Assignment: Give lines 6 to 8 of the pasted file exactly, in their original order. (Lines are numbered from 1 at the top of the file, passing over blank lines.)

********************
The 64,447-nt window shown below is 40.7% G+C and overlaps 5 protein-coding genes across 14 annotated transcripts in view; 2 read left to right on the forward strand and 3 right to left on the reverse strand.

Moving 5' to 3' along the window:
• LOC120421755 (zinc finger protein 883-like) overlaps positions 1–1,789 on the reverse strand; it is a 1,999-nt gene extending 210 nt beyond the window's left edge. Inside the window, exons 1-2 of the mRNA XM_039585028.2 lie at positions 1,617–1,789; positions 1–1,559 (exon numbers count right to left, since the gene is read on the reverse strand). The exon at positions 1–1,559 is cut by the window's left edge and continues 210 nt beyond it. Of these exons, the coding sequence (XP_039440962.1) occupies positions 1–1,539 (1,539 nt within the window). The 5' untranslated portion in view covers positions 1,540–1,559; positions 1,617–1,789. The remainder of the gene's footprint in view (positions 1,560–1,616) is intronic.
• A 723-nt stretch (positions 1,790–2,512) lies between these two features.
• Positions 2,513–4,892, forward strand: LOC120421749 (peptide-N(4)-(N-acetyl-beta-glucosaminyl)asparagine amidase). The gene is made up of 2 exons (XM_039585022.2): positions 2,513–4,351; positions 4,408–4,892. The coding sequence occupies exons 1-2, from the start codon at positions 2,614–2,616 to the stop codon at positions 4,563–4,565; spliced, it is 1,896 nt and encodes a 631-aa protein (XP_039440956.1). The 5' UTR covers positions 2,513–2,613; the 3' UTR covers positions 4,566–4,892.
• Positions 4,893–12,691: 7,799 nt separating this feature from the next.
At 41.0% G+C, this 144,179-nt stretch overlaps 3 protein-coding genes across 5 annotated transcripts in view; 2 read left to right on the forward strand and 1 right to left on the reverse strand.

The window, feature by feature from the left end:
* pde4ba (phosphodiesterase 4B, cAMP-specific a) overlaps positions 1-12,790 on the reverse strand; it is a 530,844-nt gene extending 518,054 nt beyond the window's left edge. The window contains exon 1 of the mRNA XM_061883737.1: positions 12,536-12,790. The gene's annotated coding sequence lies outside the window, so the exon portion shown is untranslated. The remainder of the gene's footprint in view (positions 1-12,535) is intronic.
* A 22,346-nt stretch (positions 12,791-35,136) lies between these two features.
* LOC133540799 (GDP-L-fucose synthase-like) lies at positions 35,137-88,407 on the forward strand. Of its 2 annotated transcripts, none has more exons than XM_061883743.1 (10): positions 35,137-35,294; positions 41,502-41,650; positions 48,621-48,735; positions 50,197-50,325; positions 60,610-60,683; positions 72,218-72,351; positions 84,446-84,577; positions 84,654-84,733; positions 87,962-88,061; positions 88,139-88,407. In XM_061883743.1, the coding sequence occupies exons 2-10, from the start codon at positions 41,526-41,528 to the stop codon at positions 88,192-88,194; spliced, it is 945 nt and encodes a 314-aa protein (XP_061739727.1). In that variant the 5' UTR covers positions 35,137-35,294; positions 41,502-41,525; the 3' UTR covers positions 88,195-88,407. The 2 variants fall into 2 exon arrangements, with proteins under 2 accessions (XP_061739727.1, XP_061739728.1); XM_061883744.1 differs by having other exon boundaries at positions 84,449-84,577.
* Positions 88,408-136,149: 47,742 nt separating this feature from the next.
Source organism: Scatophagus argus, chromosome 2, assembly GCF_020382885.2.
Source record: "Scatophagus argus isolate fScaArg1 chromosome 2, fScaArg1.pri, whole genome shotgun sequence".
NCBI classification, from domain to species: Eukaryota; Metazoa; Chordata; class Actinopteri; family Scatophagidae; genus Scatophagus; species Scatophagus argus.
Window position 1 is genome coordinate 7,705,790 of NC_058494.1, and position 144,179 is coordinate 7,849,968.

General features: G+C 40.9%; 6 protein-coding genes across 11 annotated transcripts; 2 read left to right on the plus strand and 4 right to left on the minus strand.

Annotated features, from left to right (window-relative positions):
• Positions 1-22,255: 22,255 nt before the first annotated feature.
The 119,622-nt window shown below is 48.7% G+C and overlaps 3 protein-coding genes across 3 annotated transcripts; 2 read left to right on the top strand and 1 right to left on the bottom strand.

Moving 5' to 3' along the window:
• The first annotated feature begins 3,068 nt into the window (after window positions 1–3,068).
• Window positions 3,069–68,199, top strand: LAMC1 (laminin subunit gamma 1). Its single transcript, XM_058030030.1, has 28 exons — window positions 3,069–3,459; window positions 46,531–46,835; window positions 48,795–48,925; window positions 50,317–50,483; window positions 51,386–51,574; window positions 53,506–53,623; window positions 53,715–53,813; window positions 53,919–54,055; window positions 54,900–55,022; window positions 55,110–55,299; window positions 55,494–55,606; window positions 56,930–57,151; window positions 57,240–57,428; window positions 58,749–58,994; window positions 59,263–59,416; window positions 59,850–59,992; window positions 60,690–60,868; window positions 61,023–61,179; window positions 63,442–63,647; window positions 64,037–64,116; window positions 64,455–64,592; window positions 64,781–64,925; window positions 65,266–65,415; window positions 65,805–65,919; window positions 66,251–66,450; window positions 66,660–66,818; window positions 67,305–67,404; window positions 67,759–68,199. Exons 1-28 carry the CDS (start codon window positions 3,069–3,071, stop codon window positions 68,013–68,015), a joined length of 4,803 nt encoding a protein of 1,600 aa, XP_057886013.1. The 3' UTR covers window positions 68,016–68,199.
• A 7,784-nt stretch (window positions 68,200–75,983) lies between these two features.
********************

• Positions 4,893–12,691: 7,799 nt separating this feature from the next.
At 41.0% G+C, this 144,179-nt stretch overlaps 3 protein-coding genes across 5 annotated transcripts in view; 2 read left to right on the forward strand and 1 right to left on the reverse strand.

The window, feature by feature from the left end: